New Study Finds That Sexually Abused Girls Get Prison, Not Help


A scathing new report critiques the “sexual abuse-to-prison pipeline,” in which girls under 18 who are raped or sexually assaulted are increasingly funneled into the juvenile justice system instead of receiving actual help. That’s particularly true for girls of color, who are disproportionately detained and committed, as are LGBT and gender non-conforming youth.

The report, put together by the Human Rights Project for Girls, the Georgetown Law Center on Poverty and Inequality, and the Ms. Foundation for Women, details the way girls are quickly funneled from the child welfare system to the juvenile justice system—particularly when they’re arrested for offenses like prostitution or truancy.

The authors found that teenage girls have been detained and arrested at increasing rates over the past two decades, but not because they’re actually committing more crimes:

According to studies by the Girls Study Group of the US Department of Justice’s Office of Juvenile Justice and Delinquency Prevention, among others, the increase in girls’ rate of arrest and incarceration over the last two decades is not a result of their engaging in criminal activity at higher rates. Nor are they increasingly violent.
Although the reason has not been definitively determined, evidence suggests that one cause is more aggressive enforcement of non-serious offenses that are rooted in the experience of abuse and trauma, as illustrated by the recent increase in arrests of girls involved in family-based incidents.
In fact, the leading cause of arrest for girls are minor offenses such as misdemeanors, status offenses, outstanding warrants, and technical violations. And the decision to arrest and detain girls in these cases has been shown often to be based in part on the perception of girls’ having violated conventional norms and stereotypes of feminine behavior, even when that behavior is caused by trauma.

Girls sent into the juvenile justice system have experienced “overwhelmingly high” rates of sexual violence, the authors write, often physically and sexually abused by family members and/or romantic partners. Becoming a victim of sexual trauma is, for girls, a huge predictor that they might end up in the criminal justice system:

The US Attorney General’s Task Force on Children Exposed to Violence has concluded that childhood trauma is associated with involvement in the juvenile justice system. For girls more than for boys, this connection is strongly rooted in the experience of sexual violence. And the link appears to continue even after girls are released: a recent study has shown that sexual abuse is one of the strongest predictors of whether a girl will be charged again after release; in fact, it appears to have a greater impact on girls’ re-entry into the system than other risk factors like behavioral problems and prior justice involvement. Yet, significantly, the experience of sexual abuse did not have the same impact on boys. Clearly, sexual abuse has a uniquely defining impact on juvenile justice involvement for girls.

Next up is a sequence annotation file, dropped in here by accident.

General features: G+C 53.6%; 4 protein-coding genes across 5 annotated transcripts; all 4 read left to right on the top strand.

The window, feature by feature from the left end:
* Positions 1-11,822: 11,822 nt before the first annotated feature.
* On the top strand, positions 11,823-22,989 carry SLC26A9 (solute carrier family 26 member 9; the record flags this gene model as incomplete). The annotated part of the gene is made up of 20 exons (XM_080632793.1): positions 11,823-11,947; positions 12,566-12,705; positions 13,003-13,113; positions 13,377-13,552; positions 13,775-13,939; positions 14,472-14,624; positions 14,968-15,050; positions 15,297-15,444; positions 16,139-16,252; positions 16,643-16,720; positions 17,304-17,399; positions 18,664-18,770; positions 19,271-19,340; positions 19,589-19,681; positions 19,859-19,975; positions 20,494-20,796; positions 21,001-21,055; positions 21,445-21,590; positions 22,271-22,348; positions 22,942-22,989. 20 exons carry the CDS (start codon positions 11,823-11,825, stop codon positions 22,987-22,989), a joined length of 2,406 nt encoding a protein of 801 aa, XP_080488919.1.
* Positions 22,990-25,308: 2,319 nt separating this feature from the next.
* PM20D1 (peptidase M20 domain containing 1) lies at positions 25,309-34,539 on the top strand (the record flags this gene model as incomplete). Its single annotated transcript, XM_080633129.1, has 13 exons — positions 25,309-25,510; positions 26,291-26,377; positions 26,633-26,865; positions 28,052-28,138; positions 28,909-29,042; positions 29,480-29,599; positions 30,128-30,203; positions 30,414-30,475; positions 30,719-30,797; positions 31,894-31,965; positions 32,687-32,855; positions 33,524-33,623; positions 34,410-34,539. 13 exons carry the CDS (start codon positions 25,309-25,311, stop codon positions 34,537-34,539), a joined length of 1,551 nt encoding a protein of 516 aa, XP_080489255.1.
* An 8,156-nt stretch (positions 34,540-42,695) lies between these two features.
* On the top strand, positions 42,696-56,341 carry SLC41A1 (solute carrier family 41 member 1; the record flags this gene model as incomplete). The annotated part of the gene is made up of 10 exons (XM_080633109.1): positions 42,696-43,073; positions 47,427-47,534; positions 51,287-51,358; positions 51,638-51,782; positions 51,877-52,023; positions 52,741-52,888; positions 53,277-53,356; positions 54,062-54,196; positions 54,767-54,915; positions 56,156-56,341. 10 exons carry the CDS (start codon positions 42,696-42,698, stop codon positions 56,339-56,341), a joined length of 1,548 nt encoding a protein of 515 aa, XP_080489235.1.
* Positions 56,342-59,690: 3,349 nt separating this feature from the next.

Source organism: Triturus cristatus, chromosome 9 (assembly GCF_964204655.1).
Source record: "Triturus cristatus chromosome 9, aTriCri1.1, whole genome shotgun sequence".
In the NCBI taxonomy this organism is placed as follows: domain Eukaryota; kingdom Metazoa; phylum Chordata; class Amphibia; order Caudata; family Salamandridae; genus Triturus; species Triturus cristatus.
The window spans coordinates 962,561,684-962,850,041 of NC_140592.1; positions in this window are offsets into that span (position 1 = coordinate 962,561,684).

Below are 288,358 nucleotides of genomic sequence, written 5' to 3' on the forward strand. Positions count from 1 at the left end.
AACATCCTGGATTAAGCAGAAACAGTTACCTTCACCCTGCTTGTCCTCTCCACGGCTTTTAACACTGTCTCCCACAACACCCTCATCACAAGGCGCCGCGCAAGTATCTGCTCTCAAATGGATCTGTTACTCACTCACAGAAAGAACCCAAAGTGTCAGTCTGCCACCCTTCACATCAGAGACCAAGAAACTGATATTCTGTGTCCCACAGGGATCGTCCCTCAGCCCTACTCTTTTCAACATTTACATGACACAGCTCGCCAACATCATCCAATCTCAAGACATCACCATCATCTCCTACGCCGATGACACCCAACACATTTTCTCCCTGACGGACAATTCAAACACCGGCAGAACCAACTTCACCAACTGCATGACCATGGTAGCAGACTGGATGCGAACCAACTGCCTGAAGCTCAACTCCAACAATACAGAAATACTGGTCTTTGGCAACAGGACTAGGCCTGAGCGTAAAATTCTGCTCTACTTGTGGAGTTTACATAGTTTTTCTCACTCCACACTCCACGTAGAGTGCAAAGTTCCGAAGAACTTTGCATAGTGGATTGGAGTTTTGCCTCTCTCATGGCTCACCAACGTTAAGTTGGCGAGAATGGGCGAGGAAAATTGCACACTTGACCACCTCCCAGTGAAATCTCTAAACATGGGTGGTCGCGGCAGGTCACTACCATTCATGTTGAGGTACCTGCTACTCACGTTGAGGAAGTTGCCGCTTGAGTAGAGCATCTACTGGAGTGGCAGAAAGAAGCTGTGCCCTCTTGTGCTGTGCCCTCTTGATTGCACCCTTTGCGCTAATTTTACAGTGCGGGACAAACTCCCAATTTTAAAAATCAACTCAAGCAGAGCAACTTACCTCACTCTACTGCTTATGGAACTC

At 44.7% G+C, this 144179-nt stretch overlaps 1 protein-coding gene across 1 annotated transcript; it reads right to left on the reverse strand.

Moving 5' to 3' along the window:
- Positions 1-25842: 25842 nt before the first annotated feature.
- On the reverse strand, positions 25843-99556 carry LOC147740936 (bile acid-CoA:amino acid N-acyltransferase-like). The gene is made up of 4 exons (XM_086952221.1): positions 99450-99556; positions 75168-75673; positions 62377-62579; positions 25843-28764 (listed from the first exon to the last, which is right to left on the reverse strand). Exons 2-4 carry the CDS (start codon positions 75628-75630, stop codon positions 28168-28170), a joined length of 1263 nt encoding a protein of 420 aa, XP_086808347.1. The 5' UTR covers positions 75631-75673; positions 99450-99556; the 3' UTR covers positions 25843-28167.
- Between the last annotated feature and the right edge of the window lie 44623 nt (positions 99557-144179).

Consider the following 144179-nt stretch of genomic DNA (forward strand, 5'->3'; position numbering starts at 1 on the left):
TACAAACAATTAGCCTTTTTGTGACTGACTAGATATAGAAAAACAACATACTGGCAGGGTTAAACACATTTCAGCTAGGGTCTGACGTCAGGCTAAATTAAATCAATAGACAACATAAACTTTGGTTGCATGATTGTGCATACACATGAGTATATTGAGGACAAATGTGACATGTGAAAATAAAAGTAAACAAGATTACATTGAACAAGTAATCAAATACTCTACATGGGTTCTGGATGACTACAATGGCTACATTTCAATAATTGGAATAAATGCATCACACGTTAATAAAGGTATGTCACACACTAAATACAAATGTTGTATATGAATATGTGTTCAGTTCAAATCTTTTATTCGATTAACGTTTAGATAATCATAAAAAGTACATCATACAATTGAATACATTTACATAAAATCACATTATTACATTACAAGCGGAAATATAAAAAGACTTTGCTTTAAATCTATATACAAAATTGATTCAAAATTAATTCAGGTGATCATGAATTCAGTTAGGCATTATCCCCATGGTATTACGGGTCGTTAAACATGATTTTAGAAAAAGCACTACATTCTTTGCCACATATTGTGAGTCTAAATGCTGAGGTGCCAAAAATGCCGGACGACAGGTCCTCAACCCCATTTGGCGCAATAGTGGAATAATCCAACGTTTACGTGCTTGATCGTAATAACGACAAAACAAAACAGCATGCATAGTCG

The crimes for which girls are commonly arrested—truancy, substance abuse, running away— are also frequently indicators that they’re being abused. And girls who are trafficked for sex are often arrested for prostitution, even though they’re not of legal age:

Child sex trafficking is child sexual abuse. And it is abuse that is often layered over pre-existing trauma: children who have been sexually abused are especially vulnerable to traffickers. Yet many jurisdictions still view victims of child sex trafficking as perpetrators. These girls are arrested on charges of prostitution even though they are too young to legally consent to sex.

The report also found that ending up in the justice system will, more often than not, re-trauamatize girls. Rate of post-traumatic stress disorder are high for both boys and girls in the justice system, although they’re higher for girls:

Rates of PTSD and other mental health disorders are consistently higher in girls than their male peers. For example, one study by the National Center for Mental Health and Juvenile Justice found that approximately 80 percent of females in the juvenile justice system met the criteria for at least one mental health disorder, compared to 67 percent of boys. Another found that major depression is four to five times more common in girls housed in detention and correctional facilities than in the general community, compared to twice as common in detained boys than the general community.The rate of major depression in detained girls was 29 percent, compared to 11 percent in boys.

Juvenile justice facilities frequently don’t have adequate psychological or medical services for girls who have been sexually abused, not to mention adequate prenatal care or parenting classes for girls who are pregnant. And juvie facilities frequently use practices like restraints and strip searches that mimic adult prisons and can be incredibly harmful for girls who are already survivors of abuse and suffering from PTSD.

The solution here, obviously, is twofold: better psychological and medical care within the justice system, and keeping vulnerable youth out of it in the first place. Among other things, the authors recommend more funding to create “safe and supportive” group homes for girls and young women.

Contact the author at [email protected].
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